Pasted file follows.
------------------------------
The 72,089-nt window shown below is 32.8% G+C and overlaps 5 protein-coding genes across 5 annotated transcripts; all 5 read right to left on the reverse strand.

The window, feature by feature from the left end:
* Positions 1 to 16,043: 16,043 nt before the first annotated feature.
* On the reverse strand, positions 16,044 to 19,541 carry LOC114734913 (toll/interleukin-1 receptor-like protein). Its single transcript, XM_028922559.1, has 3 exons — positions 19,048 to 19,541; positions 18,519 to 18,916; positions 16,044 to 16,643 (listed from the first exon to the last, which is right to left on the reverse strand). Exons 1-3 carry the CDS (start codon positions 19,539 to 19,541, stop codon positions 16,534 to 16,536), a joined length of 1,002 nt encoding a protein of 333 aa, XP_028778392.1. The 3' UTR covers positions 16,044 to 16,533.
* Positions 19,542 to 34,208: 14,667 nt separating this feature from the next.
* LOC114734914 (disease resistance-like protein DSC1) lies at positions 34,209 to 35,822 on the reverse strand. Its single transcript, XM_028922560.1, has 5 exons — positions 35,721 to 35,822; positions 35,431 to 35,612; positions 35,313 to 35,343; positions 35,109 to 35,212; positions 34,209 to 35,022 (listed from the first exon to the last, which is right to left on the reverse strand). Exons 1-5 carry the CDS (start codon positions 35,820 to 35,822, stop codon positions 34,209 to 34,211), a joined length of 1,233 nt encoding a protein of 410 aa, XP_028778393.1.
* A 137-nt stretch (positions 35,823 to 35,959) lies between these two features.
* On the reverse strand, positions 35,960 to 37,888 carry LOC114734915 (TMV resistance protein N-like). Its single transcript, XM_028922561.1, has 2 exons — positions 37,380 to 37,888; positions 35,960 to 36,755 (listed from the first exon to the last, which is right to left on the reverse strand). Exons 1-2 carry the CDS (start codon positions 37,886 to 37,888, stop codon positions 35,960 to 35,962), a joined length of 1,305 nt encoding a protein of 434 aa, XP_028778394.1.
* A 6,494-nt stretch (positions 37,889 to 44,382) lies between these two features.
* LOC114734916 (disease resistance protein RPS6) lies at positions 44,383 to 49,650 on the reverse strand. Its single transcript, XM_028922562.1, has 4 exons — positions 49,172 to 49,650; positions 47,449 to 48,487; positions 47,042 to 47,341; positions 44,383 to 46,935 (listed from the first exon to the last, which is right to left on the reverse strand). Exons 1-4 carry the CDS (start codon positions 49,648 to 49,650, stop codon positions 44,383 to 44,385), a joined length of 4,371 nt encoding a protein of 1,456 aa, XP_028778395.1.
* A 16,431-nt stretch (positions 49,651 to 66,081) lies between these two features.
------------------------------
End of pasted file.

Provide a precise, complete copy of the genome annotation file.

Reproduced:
The 72,089-nt window shown below is 32.8% G+C and overlaps 5 protein-coding genes across 5 annotated transcripts; all 5 read right to left on the reverse strand.

The window, feature by feature from the left end:
* Positions 1 to 16,043: 16,043 nt before the first annotated feature.
* On the reverse strand, positions 16,044 to 19,541 carry LOC114734913 (toll/interleukin-1 receptor-like protein). Its single transcript, XM_028922559.1, has 3 exons — positions 19,048 to 19,541; positions 18,519 to 18,916; positions 16,044 to 16,643 (listed from the first exon to the last, which is right to left on the reverse strand). Exons 1-3 carry the CDS (start codon positions 19,539 to 19,541, stop codon positions 16,534 to 16,536), a joined length of 1,002 nt encoding a protein of 333 aa, XP_028778392.1. The 3' UTR covers positions 16,044 to 16,533.
* Positions 19,542 to 34,208: 14,667 nt separating this feature from the next.
* LOC114734914 (disease resistance-like protein DSC1) lies at positions 34,209 to 35,822 on the reverse strand. Its single transcript, XM_028922560.1, has 5 exons — positions 35,721 to 35,822; positions 35,431 to 35,612; positions 35,313 to 35,343; positions 35,109 to 35,212; positions 34,209 to 35,022 (listed from the first exon to the last, which is right to left on the reverse strand). Exons 1-5 carry the CDS (start codon positions 35,820 to 35,822, stop codon positions 34,209 to 34,211), a joined length of 1,233 nt encoding a protein of 410 aa, XP_028778393.1.
* A 137-nt stretch (positions 35,823 to 35,959) lies between these two features.
* On the reverse strand, positions 35,960 to 37,888 carry LOC114734915 (TMV resistance protein N-like). Its single transcript, XM_028922561.1, has 2 exons — positions 37,380 to 37,888; positions 35,960 to 36,755 (listed from the first exon to the last, which is right to left on the reverse strand). Exons 1-2 carry the CDS (start codon positions 37,886 to 37,888, stop codon positions 35,960 to 35,962), a joined length of 1,305 nt encoding a protein of 434 aa, XP_028778394.1.
* A 6,494-nt stretch (positions 37,889 to 44,382) lies between these two features.
* LOC114734916 (disease resistance protein RPS6) lies at positions 44,383 to 49,650 on the reverse strand. Its single transcript, XM_028922562.1, has 4 exons — positions 49,172 to 49,650; positions 47,449 to 48,487; positions 47,042 to 47,341; positions 44,383 to 46,935 (listed from the first exon to the last, which is right to left on the reverse strand). Exons 1-4 carry the CDS (start codon positions 49,648 to 49,650, stop codon positions 44,383 to 44,385), a joined length of 4,371 nt encoding a protein of 1,456 aa, XP_028778395.1.
* A 16,431-nt stretch (positions 49,651 to 66,081) lies between these two features.